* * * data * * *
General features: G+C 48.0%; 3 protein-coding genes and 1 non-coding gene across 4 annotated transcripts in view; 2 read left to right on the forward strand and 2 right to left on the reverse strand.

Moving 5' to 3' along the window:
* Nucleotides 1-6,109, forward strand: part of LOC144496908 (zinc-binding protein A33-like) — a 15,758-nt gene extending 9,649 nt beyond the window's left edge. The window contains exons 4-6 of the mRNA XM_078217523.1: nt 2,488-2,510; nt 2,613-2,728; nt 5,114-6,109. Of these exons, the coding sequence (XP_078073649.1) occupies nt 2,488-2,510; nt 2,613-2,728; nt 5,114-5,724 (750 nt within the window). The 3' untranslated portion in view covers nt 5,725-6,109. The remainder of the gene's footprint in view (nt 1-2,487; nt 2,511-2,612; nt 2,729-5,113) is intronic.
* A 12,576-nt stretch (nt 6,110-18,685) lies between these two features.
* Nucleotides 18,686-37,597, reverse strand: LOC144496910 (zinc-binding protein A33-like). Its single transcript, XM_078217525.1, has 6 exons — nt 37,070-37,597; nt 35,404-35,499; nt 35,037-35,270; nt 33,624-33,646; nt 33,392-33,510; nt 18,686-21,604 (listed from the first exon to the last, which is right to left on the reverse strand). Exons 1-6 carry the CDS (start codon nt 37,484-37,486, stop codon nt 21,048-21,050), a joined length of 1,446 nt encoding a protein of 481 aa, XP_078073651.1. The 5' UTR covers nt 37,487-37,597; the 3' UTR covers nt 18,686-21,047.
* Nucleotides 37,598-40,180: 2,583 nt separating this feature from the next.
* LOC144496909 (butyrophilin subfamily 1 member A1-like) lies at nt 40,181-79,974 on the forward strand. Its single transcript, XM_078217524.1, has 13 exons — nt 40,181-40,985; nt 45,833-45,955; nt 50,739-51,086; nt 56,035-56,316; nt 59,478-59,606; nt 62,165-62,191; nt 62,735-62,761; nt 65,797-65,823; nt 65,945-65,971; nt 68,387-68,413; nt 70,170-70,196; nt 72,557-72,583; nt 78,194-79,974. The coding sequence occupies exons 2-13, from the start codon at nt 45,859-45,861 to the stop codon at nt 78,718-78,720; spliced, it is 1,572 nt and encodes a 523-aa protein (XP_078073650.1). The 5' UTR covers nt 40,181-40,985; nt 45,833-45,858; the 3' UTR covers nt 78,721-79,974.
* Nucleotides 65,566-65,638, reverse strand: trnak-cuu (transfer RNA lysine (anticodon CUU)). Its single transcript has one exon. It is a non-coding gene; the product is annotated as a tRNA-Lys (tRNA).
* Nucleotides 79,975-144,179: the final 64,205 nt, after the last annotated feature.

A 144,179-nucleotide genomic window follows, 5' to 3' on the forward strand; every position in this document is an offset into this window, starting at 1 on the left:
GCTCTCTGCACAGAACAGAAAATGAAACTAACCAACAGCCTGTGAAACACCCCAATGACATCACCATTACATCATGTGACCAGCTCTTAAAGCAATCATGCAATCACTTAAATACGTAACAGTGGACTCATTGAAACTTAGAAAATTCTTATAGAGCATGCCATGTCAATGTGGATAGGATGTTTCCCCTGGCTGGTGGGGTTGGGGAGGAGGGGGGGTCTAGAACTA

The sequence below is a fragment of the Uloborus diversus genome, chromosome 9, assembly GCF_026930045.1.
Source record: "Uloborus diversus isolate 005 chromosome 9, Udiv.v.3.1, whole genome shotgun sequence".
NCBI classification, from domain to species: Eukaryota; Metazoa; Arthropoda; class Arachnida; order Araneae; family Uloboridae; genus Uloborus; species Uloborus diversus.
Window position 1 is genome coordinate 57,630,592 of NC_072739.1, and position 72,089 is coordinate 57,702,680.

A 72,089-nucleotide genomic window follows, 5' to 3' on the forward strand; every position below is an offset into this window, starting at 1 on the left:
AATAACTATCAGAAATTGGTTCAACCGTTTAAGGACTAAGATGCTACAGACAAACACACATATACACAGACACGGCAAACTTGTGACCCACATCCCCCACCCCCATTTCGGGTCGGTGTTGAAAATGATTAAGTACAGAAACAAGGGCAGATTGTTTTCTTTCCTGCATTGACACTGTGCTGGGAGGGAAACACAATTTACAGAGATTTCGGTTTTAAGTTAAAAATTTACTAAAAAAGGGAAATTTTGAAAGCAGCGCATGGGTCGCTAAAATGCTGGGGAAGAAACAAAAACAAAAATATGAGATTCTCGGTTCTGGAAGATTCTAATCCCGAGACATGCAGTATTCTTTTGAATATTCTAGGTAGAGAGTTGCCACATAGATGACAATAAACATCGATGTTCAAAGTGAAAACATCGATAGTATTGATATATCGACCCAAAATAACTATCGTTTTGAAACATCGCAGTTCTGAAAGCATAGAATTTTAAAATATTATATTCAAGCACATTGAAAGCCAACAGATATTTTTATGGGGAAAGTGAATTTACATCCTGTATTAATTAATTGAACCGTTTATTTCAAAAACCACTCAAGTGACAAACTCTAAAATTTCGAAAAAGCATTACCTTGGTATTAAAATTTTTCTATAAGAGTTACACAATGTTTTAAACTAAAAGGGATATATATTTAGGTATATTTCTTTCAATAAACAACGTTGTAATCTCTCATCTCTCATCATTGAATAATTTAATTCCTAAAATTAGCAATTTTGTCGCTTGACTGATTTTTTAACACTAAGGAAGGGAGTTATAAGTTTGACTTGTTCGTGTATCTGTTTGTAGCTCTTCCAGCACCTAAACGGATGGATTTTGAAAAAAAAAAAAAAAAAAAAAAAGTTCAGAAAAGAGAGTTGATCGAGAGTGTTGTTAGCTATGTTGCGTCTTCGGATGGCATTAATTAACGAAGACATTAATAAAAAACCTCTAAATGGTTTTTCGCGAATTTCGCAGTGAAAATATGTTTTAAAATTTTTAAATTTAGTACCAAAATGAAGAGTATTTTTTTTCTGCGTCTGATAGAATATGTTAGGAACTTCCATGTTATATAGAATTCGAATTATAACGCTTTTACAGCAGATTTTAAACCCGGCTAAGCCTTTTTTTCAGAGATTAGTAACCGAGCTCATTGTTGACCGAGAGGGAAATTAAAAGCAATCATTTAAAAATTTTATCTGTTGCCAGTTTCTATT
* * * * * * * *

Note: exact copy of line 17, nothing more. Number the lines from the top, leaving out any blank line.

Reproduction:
AATAACTATCAGAAATTGGTTCAACCGTTTAAGGACTAAGATGCTACAGACAAACACACATATACACAGACACGGCAAACTTGTGACCCACATCCCCCACCCCCATTTCGGGTCGGTGTTGAAAATGATTAAGTACAGAAACAAGGGCAGATTGTTTTCTTTCCTGCATTGACACTGTGCTGGGAGGGAAACACAATTTACAGAGATTTCGGTTTTAAGTTAAAAATTTACTAAAAAAGGGAAATTTTGAAAGCAGCGCATGGGTCGCTAAAATGCTGGGGAAGAAACAAAAACAAAAATATGAGATTCTCGGTTCTGGAAGATTCTAATCCCGAGACATGCAGTATTCTTTTGAATATTCTAGGTAGAGAGTTGCCACATAGATGACAATAAACATCGATGTTCAAAGTGAAAACATCGATAGTATTGATATATCGACCCAAAATAACTATCGTTTTGAAACATCGCAGTTCTGAAAGCATAGAATTTTAAAATATTATATTCAAGCACATTGAAAGCCAACAGATATTTTTATGGGGAAAGTGAATTTACATCCTGTATTAATTAATTGAACCGTTTATTTCAAAAACCACTCAAGTGACAAACTCTAAAATTTCGAAAAAGCATTACCTTGGTATTAAAATTTTTCTATAAGAGTTACACAATGTTTTAAACTAAAAGGGATATATATTTAGGTATATTTCTTTCAATAAACAACGTTGTAATCTCTCATCTCTCATCATTGAATAATTTAATTCCTAAAATTAGCAATTTTGTCGCTTGACTGATTTTTTAACACTAAGGAAGGGAGTTATAAGTTTGACTTGTTCGTGTATCTGTTTGTAGCTCTTCCAGCACCTAAACGGATGGATTTTGAAAAAAAAAAAAAAAAAAAAAAAGTTCAGAAAAGAGAGTTGATCGAGAGTGTTGTTAGCTATGTTGCGTCTTCGGATGGCATTAATTAACGAAGACATTAATAAAAAACCTCTAAATGGTTTTTCGCGAATTTCGCAGTGAAAATATGTTTTAAAATTTTTAAATTTAGTACCAAAATGAAGAGTATTTTTTTTCTGCGTCTGATAGAATATGTTAGGAACTTCCATGTTATATAGAATTCGAATTATAACGCTTTTACAGCAGATTTTAAACCCGGCTAAGCCTTTTTTTCAGAGATTAGTAACCGAGCTCATTGTTGACCGAGAGGGAAATTAAAAGCAATCATTTAAAAATTTTATCTGTTGCCAGTTTCTATT